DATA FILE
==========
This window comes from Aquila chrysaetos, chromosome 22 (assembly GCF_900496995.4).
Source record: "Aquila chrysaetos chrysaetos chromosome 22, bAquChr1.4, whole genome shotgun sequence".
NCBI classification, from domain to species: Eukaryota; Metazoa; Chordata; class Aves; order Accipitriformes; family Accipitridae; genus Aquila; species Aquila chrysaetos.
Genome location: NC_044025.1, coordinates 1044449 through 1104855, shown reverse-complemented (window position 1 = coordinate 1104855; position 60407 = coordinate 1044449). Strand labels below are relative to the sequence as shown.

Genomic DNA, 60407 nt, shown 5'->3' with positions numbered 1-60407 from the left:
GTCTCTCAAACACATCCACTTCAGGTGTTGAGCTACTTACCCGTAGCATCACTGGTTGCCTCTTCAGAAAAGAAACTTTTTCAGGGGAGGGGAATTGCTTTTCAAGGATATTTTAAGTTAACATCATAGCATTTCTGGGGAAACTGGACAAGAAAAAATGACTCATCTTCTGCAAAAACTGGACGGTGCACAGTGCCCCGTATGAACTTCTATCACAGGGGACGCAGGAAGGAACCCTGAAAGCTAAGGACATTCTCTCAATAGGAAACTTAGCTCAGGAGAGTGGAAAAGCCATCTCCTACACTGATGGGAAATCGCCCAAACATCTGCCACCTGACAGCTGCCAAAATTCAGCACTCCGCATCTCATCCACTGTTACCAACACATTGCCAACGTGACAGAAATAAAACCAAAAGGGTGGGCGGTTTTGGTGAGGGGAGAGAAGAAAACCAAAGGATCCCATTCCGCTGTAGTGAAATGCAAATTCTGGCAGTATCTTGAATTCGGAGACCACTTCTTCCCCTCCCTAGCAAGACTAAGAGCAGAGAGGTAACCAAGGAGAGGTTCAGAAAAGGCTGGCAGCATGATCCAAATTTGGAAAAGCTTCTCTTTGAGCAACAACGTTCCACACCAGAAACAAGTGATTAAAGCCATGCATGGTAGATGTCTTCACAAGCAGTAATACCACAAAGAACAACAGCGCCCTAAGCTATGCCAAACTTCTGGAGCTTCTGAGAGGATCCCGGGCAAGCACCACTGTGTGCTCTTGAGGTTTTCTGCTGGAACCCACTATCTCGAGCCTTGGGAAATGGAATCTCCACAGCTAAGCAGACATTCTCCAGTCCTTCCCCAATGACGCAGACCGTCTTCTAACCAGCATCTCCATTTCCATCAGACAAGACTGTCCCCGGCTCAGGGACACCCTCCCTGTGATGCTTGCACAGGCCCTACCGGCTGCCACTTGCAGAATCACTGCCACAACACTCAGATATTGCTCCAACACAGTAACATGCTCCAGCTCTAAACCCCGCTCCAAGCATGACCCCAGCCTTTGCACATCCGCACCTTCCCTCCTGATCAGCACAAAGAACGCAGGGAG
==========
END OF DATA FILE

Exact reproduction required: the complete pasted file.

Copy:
This window comes from Aquila chrysaetos, chromosome 22 (assembly GCF_900496995.4).
Source record: "Aquila chrysaetos chrysaetos chromosome 22, bAquChr1.4, whole genome shotgun sequence".
NCBI classification, from domain to species: Eukaryota; Metazoa; Chordata; class Aves; order Accipitriformes; family Accipitridae; genus Aquila; species Aquila chrysaetos.
Genome location: NC_044025.1, coordinates 1044449 through 1104855, shown reverse-complemented (window position 1 = coordinate 1104855; position 60407 = coordinate 1044449). Strand labels below are relative to the sequence as shown.

Genomic DNA, 60407 nt, shown 5'->3' with positions numbered 1-60407 from the left:
GTCTCTCAAACACATCCACTTCAGGTGTTGAGCTACTTACCCGTAGCATCACTGGTTGCCTCTTCAGAAAAGAAACTTTTTCAGGGGAGGGGAATTGCTTTTCAAGGATATTTTAAGTTAACATCATAGCATTTCTGGGGAAACTGGACAAGAAAAAATGACTCATCTTCTGCAAAAACTGGACGGTGCACAGTGCCCCGTATGAACTTCTATCACAGGGGACGCAGGAAGGAACCCTGAAAGCTAAGGACATTCTCTCAATAGGAAACTTAGCTCAGGAGAGTGGAAAAGCCATCTCCTACACTGATGGGAAATCGCCCAAACATCTGCCACCTGACAGCTGCCAAAATTCAGCACTCCGCATCTCATCCACTGTTACCAACACATTGCCAACGTGACAGAAATAAAACCAAAAGGGTGGGCGGTTTTGGTGAGGGGAGAGAAGAAAACCAAAGGATCCCATTCCGCTGTAGTGAAATGCAAATTCTGGCAGTATCTTGAATTCGGAGACCACTTCTTCCCCTCCCTAGCAAGACTAAGAGCAGAGAGGTAACCAAGGAGAGGTTCAGAAAAGGCTGGCAGCATGATCCAAATTTGGAAAAGCTTCTCTTTGAGCAACAACGTTCCACACCAGAAACAAGTGATTAAAGCCATGCATGGTAGATGTCTTCACAAGCAGTAATACCACAAAGAACAACAGCGCCCTAAGCTATGCCAAACTTCTGGAGCTTCTGAGAGGATCCCGGGCAAGCACCACTGTGTGCTCTTGAGGTTTTCTGCTGGAACCCACTATCTCGAGCCTTGGGAAATGGAATCTCCACAGCTAAGCAGACATTCTCCAGTCCTTCCCCAATGACGCAGACCGTCTTCTAACCAGCATCTCCATTTCCATCAGACAAGACTGTCCCCGGCTCAGGGACACCCTCCCTGTGATGCTTGCACAGGCCCTACCGGCTGCCACTTGCAGAATCACTGCCACAACACTCAGATATTGCTCCAACACAGTAACATGCTCCAGCTCTAAACCCCGCTCCAAGCATGACCCCAGCCTTTGCACATCCGCACCTTCCCTCCTGATCAGCACAAAGAACGCAGGGAG